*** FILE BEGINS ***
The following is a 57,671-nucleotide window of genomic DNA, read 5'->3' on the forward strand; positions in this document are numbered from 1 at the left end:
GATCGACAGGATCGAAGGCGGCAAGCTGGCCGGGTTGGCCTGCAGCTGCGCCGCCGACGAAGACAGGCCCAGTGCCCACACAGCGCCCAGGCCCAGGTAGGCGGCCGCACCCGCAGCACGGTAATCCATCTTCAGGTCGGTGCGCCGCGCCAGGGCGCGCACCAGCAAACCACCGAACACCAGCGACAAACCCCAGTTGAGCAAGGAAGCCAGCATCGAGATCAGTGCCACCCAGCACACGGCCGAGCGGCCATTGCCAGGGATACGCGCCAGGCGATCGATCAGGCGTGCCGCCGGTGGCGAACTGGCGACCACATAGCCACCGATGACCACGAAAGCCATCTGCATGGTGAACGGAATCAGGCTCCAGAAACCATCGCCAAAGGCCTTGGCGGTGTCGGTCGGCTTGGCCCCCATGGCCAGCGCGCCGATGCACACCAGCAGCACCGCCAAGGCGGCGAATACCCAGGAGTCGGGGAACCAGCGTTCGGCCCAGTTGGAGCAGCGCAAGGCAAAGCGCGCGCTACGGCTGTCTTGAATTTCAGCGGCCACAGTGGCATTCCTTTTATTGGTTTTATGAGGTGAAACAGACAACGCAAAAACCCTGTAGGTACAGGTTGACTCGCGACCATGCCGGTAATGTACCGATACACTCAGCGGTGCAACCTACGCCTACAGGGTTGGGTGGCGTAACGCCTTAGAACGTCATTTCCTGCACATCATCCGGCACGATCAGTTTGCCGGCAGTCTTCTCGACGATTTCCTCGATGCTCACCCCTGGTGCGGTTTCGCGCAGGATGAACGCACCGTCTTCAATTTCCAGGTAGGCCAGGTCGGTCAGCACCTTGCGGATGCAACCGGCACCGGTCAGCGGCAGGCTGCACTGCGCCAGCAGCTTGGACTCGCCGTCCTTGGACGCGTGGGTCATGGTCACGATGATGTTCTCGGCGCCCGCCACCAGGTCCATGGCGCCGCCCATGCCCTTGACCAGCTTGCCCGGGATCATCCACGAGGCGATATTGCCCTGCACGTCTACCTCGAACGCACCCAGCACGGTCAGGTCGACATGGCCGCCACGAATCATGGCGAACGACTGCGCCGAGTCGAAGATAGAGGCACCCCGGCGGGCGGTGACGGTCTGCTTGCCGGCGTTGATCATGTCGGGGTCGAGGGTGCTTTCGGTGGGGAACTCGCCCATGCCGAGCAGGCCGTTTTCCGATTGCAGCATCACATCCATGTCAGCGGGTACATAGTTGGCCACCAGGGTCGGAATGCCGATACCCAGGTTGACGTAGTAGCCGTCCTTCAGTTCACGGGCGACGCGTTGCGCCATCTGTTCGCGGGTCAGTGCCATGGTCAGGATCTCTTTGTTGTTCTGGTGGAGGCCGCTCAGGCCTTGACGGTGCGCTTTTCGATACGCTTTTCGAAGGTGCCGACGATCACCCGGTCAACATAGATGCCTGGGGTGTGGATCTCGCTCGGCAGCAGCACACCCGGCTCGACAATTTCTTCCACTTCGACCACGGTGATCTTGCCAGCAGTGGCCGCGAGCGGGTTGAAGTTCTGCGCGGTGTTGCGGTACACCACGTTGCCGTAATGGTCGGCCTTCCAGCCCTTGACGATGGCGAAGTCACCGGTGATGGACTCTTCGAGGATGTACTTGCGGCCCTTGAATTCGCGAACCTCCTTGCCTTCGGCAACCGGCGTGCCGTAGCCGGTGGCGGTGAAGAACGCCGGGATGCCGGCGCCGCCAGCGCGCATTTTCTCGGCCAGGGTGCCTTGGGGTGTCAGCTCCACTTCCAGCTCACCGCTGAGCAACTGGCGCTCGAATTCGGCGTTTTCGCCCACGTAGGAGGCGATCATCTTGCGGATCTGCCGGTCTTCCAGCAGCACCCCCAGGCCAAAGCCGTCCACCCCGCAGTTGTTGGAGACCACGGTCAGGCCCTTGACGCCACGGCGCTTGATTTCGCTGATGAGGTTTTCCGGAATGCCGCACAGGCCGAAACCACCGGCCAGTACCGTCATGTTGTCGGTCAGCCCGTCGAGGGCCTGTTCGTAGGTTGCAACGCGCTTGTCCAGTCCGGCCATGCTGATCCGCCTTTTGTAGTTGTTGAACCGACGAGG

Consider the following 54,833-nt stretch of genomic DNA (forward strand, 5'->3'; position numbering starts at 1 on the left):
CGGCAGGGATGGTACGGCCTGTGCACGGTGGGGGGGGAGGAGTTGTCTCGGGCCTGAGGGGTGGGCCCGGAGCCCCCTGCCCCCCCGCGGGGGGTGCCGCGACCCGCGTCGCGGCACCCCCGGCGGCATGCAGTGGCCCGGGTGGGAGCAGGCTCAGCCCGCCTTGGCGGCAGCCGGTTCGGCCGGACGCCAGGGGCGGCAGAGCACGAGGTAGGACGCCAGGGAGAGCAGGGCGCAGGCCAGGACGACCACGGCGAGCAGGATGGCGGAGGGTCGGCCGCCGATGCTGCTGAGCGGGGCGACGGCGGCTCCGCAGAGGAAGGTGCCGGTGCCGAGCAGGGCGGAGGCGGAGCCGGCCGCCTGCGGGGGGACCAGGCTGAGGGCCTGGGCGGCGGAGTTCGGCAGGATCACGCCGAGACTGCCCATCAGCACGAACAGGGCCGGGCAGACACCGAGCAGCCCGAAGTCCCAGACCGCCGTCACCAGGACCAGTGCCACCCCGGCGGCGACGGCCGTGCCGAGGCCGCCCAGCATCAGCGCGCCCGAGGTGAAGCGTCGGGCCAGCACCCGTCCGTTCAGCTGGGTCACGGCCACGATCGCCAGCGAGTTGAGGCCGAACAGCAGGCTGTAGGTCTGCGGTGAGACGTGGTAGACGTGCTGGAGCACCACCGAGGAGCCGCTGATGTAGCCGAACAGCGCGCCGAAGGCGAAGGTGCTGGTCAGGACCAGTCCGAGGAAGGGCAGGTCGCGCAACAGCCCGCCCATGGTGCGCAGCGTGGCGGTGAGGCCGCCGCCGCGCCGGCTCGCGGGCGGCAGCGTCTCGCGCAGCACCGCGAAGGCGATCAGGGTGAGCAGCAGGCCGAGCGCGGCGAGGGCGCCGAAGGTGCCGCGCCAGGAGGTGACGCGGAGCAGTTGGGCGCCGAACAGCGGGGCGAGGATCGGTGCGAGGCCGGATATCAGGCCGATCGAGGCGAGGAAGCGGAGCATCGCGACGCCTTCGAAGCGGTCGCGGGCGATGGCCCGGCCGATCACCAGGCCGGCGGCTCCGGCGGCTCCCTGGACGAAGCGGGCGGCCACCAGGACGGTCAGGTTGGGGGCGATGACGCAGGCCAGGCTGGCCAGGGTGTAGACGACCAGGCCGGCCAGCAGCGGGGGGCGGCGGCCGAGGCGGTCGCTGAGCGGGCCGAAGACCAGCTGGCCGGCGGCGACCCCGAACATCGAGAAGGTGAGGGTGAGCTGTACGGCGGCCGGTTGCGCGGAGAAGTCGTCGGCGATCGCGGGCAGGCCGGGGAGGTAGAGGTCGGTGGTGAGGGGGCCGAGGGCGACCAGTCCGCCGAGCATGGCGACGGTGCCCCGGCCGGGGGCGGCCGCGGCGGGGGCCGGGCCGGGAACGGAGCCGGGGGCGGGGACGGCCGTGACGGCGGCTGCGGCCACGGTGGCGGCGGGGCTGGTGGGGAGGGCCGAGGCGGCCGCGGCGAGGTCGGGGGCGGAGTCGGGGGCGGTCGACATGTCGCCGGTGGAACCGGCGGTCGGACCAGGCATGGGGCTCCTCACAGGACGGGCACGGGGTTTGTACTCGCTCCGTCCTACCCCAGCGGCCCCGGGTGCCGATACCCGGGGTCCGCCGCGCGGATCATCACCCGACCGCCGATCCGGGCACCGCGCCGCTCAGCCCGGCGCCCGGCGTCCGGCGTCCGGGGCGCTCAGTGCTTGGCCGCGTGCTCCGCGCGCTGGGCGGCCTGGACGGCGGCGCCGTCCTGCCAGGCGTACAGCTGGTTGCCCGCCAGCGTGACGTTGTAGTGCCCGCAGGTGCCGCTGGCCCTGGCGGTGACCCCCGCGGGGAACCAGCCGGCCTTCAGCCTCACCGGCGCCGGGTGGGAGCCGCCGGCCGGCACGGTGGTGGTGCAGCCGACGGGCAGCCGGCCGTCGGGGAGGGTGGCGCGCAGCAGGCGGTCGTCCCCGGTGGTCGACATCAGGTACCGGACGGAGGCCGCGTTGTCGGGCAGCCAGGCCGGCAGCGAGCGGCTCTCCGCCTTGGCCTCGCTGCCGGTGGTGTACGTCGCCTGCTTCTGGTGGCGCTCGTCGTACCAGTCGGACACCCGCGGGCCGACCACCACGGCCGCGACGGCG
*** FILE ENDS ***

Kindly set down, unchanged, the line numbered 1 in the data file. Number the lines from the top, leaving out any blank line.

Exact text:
The following is a 57,671-nucleotide window of genomic DNA, read 5'->3' on the forward strand; positions in this document are numbered from 1 at the left end: